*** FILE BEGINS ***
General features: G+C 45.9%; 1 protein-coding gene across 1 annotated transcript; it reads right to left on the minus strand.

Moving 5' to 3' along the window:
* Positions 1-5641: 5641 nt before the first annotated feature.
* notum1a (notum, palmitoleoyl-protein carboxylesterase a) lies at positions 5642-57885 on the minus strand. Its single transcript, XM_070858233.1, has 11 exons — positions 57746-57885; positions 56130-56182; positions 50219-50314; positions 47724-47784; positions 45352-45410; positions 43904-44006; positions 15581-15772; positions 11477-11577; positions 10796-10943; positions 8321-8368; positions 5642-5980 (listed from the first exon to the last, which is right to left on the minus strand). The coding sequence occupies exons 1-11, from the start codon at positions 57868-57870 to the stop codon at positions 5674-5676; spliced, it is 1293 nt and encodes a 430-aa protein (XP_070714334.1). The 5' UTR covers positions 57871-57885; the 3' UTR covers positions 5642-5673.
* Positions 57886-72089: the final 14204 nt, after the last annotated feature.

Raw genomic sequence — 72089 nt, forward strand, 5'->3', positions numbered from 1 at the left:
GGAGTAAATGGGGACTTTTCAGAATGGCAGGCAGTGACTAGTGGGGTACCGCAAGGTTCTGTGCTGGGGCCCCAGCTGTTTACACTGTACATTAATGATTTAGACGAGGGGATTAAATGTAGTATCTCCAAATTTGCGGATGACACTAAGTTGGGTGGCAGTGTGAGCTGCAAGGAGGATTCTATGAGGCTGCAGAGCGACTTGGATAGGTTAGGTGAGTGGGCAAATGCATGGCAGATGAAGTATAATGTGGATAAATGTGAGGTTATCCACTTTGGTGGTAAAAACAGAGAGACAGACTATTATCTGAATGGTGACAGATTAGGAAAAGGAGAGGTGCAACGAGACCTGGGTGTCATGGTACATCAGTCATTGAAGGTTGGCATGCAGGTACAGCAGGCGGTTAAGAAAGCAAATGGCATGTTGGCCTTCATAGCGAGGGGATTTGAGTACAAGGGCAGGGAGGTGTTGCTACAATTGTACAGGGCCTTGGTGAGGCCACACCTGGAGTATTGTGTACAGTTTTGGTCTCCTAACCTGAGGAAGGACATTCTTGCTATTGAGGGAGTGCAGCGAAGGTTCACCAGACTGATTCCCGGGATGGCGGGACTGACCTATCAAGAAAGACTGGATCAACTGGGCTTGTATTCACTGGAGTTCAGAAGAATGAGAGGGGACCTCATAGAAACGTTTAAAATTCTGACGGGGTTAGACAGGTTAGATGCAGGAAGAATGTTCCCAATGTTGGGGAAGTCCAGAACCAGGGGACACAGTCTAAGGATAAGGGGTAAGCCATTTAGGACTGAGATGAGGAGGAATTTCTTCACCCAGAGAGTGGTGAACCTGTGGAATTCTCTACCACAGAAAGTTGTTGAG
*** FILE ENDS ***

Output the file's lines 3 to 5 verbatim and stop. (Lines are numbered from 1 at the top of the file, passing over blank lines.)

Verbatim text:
* Positions 1-5641: 5641 nt before the first annotated feature.
* notum1a (notum, palmitoleoyl-protein carboxylesterase a) lies at positions 5642-57885 on the minus strand. Its single transcript, XM_070858233.1, has 11 exons — positions 57746-57885; positions 56130-56182; positions 50219-50314; positions 47724-47784; positions 45352-45410; positions 43904-44006; positions 15581-15772; positions 11477-11577; positions 10796-10943; positions 8321-8368; positions 5642-5980 (listed from the first exon to the last, which is right to left on the minus strand). The coding sequence occupies exons 1-11, from the start codon at positions 57868-57870 to the stop codon at positions 5674-5676; spliced, it is 1293 nt and encodes a 430-aa protein (XP_070714334.1). The 5' UTR covers positions 57871-57885; the 3' UTR covers positions 5642-5673.
* Positions 57886-72089: the final 14204 nt, after the last annotated feature.